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1 Name Date Block CFA #1 Review You will have approximately 5 minutes at each station to record your answers. You may use your notebook as a reference. WORK EFFICIENTLY & STAY FOCUSED! YOU GOT THIS! Station 1: Atoms and Elements 1. What are the 3 subatomic particles of an atom? Particle Protons Neutrons Electrons Name Particle Charge Positive (+) Neutral (o) no charge Negative (-) 2. Complete the paragraph below with the following words: molecules protons electrons neutrons same patterns The three subatomic particles that make up atoms are protons, neutrons and electrons. All of the same atoms make up elements. Atoms can be arranged as well defined molecules or repeating crystal patterns. 3. Label a, b and c, of the atomic structure below with the proper terms (hint: #1 ) electrons neutrons protons 4. Which statement best describes the structure of an atom? A. protons and electrons grouped together in a random pattern B. protons and electrons grouped together in an alternating pattern C. a core of protons and neutrons surrounded by electrons D. a core of electrons and neutrons surrounded protons 5. Which of the following best describes the nucleus of a carbon (C) atom? A. a collection of electrons and neutrons B. a collection of protons and neutrons C. a group of neutrons only D. a group of protons only

2 Station 2: Compounds and Mixtures 1. True or False: A compound is made up of two or more chemical elements chemically combine. TRUE 2. Which of the following images correctly illustrates a compound (circle your response)? A B C 3. Use the following words to complete the sentences: heterogeneous chemically homogeneous mixtures When 2 or more elements chemically combine, they form compounds. If elements or compounds combine physically, they form mixtures There are two types of mixtures: heterogeneous and homogeneous mixtures. 4. The image to the right can be classified as what type of mixture? Heterogeneous 5. Explain why a substance like kool-aid or sweet tea is considered a homogeneous mixture. Kool-aid and sweet tea are homogeneous mixtures because two or more different substance combine and form a mixture that is uniform throughout. This means that you cannot see individual parts (like in a heterogeneous mixture). Also, homogeneous mixtures are very difficult to separate. 6. Complete the chart below with the following terms Element Mixture Compound Homogeneous mixture Matter

3 1. Complete the table below: Station 3:The Periodic Table Group Characteristics Element examples Extra notes Metals Nonmetals Metalloids Shiny, good conductors of heat and electricity Not good conductors of heat and electricity Look like a metal, but poor conductor of electricity K (potassium), Fe (Iron), Au (gold), Ag (silver) Noble gases in group 18. (H) Hydrogen As (Arsenic), B (Boron) Sb (Antimony) Covers the majority of elements Least reactive group (# ) is noble gases Zig-zag/staircase shape on PTE. 2. Correctly identify the parts of a periodic element square Atomic Number Element Symbol Element Name Atomic Mass 3. In order to determine if an element has similar properties to another element, one should look at the. a. periodic group b. atomic number c. density d. atomic mass 4. Label the periodic table below with the following information (you can use letters to mark it) a. most reactive group b. least reactive group c. arrow showing what happens to reactivity as you move left to right. d. arrow showing what happens to atomic mass as you go from top to bottom. e. shade ONE group that has similar properties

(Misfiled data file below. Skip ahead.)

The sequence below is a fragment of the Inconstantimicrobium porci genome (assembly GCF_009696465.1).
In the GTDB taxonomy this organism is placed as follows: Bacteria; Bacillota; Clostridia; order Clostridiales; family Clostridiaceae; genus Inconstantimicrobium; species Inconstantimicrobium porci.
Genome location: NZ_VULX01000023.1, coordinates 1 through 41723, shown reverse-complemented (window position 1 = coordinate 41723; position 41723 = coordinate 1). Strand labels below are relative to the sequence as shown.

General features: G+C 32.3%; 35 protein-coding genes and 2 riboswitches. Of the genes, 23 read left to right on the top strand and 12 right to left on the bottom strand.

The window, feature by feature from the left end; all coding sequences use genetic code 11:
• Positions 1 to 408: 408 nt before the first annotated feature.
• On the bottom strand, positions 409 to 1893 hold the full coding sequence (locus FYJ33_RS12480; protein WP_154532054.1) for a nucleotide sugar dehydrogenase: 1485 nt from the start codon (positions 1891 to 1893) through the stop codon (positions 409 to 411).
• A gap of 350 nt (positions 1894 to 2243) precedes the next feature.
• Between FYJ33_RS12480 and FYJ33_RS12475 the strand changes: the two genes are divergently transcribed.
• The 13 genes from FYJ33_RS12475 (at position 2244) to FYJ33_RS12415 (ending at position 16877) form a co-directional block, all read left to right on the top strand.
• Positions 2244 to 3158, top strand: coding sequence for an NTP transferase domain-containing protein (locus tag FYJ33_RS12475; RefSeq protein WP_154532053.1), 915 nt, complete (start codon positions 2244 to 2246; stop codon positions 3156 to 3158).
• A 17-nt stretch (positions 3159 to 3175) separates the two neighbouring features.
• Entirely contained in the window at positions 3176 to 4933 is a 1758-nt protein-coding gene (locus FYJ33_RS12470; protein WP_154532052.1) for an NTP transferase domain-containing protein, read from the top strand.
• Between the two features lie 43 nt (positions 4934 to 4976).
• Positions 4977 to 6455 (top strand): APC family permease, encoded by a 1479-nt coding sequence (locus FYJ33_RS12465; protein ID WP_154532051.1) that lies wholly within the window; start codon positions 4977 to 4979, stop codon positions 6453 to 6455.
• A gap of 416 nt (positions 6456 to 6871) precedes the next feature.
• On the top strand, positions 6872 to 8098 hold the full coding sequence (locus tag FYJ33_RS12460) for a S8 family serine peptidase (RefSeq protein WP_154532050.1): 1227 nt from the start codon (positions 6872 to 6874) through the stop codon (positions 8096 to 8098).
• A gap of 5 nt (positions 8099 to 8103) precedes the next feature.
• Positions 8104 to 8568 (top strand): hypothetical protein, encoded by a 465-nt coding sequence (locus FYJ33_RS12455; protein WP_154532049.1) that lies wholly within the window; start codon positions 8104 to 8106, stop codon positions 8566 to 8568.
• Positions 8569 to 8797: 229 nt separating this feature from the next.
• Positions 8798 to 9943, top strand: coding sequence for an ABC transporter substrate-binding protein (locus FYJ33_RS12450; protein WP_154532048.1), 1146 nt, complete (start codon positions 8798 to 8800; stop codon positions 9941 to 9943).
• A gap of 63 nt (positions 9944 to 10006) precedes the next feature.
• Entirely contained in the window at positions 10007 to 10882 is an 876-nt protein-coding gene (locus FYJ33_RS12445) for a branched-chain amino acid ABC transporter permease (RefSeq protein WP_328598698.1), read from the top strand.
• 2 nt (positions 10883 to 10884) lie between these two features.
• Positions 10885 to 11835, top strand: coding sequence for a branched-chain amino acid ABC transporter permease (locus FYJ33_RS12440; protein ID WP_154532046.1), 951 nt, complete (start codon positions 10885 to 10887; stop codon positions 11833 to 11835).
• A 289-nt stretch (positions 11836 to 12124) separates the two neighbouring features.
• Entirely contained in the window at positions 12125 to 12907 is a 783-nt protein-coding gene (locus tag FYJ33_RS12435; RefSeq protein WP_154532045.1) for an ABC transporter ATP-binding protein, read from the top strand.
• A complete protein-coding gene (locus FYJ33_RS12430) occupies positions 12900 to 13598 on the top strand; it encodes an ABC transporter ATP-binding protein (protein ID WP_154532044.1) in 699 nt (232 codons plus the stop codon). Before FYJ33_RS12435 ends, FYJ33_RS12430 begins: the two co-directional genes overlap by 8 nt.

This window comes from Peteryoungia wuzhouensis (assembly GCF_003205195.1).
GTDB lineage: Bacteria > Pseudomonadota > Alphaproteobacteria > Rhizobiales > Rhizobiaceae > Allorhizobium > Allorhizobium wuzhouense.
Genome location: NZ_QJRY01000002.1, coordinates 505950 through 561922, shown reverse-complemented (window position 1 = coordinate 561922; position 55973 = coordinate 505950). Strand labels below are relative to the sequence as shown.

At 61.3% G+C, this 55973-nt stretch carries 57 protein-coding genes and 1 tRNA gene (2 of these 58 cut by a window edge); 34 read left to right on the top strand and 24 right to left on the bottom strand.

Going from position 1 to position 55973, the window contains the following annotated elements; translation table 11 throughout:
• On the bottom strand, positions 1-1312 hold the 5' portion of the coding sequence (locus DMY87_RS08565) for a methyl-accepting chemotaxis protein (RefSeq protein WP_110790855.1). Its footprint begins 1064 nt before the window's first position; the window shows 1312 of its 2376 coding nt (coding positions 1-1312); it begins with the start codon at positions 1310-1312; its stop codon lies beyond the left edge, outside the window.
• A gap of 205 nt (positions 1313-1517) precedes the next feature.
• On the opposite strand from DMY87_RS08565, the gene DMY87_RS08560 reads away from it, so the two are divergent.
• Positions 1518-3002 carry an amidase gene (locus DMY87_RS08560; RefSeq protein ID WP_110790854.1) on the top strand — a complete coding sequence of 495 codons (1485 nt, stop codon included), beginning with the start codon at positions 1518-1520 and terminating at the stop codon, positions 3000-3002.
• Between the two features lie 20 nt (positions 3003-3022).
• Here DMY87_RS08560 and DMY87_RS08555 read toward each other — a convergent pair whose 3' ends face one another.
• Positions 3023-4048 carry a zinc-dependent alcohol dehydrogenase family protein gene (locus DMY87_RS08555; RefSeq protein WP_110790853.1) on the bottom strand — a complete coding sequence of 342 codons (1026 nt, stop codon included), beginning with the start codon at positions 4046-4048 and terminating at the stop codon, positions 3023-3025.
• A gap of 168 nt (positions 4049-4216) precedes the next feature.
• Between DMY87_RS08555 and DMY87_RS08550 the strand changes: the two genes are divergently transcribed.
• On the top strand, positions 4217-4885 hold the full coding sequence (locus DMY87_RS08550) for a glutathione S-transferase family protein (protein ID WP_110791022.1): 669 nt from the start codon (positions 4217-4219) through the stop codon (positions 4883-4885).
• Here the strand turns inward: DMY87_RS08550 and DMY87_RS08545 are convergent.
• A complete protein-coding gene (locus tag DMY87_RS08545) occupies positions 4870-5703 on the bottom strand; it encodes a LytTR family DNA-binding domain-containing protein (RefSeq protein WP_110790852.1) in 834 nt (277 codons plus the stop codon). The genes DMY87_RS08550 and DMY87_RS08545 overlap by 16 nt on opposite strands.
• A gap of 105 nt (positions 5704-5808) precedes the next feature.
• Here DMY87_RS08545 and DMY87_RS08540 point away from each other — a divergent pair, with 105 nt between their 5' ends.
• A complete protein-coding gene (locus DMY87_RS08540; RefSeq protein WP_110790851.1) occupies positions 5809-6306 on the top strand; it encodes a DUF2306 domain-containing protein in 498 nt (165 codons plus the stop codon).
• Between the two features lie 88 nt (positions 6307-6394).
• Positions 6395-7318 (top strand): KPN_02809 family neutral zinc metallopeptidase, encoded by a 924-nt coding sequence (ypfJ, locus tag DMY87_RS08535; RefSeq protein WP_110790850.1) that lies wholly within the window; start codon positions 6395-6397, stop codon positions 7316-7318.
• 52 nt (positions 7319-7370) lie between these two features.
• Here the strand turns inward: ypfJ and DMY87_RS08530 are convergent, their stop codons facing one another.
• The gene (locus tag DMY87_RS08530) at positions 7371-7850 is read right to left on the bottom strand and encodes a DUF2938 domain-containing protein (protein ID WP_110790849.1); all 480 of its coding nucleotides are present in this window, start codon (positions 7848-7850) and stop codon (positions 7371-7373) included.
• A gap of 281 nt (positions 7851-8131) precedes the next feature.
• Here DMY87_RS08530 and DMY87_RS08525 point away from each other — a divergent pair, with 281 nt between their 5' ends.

4 Station 4: Physical Properties & Physical Changes 1. What is a physical change? Modifying the appearance of an object without changing the chemical substance. 2. True or False: Physical changes may be reversible 3. True or False: A new substance (chemical makeup/matter) is created during a physical change. 4. Describe the process of a solid ice cube changing into water and then into water vapor. What physical changes take place? Explain. A solid ice cube MELTS by adding heat, the result is water. Continually adding heat leads to BOILING. When water reaches the boiling point it turns to water vapor. Physical changes (melting and boiling). 5. What are 5 physical properties that can be observed about matter? 1. color 4. luster 7. density 2. shape 5. Polarity 8. Malleability (metal being pounded into thin sheets) 3. size 6. solubility 6. Sort the following Polarity Density Solubility Shape Size Length Luster Volume Temperature Crush Melt Freeze Boil Texture Melting point boiling point conductivity PHYSICAL PROPERTIES Polarity temperature size Density Volume length Solubility Conductivity luster Shape texture PHYSICAL CHANGES Crush melt freeze boil 7. What is the difference between a physical change and a physical property? A physical property can be observed without modifying the appearance of the object. A physical change modifies the appearance but NOT the chemical/atomic structure of the object.